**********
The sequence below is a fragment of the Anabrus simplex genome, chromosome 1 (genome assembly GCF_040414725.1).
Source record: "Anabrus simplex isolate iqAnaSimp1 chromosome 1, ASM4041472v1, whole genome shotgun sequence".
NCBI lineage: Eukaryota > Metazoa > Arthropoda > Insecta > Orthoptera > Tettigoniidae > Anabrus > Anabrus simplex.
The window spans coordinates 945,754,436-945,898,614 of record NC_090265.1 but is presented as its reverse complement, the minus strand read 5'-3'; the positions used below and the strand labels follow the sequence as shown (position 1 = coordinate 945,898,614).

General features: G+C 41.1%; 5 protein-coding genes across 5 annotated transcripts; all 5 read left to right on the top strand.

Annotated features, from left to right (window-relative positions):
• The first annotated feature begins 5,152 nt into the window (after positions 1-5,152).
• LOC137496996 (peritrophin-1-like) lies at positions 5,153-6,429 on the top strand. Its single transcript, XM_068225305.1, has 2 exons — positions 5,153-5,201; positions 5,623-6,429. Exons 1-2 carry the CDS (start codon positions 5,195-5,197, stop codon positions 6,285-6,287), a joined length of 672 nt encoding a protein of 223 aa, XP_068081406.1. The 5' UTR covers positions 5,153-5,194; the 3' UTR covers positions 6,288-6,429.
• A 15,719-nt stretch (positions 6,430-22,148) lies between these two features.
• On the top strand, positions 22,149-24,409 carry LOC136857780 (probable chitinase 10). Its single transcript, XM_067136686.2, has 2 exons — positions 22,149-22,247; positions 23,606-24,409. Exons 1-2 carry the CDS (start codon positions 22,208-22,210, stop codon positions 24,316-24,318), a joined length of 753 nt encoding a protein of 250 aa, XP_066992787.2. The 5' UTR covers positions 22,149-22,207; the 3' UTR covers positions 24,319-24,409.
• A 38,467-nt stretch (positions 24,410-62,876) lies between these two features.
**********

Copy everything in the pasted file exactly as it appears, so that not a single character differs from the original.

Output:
The sequence below is a fragment of the Anabrus simplex genome, chromosome 1 (genome assembly GCF_040414725.1).
Source record: "Anabrus simplex isolate iqAnaSimp1 chromosome 1, ASM4041472v1, whole genome shotgun sequence".
NCBI lineage: Eukaryota > Metazoa > Arthropoda > Insecta > Orthoptera > Tettigoniidae > Anabrus > Anabrus simplex.
The window spans coordinates 945,754,436-945,898,614 of record NC_090265.1 but is presented as its reverse complement, the minus strand read 5'-3'; the positions used below and the strand labels follow the sequence as shown (position 1 = coordinate 945,898,614).

General features: G+C 41.1%; 5 protein-coding genes across 5 annotated transcripts; all 5 read left to right on the top strand.

Annotated features, from left to right (window-relative positions):
• The first annotated feature begins 5,152 nt into the window (after positions 1-5,152).
• LOC137496996 (peritrophin-1-like) lies at positions 5,153-6,429 on the top strand. Its single transcript, XM_068225305.1, has 2 exons — positions 5,153-5,201; positions 5,623-6,429. Exons 1-2 carry the CDS (start codon positions 5,195-5,197, stop codon positions 6,285-6,287), a joined length of 672 nt encoding a protein of 223 aa, XP_068081406.1. The 5' UTR covers positions 5,153-5,194; the 3' UTR covers positions 6,288-6,429.
• A 15,719-nt stretch (positions 6,430-22,148) lies between these two features.
• On the top strand, positions 22,149-24,409 carry LOC136857780 (probable chitinase 10). Its single transcript, XM_067136686.2, has 2 exons — positions 22,149-22,247; positions 23,606-24,409. Exons 1-2 carry the CDS (start codon positions 22,208-22,210, stop codon positions 24,316-24,318), a joined length of 753 nt encoding a protein of 250 aa, XP_066992787.2. The 5' UTR covers positions 22,149-22,207; the 3' UTR covers positions 24,319-24,409.
• A 38,467-nt stretch (positions 24,410-62,876) lies between these two features.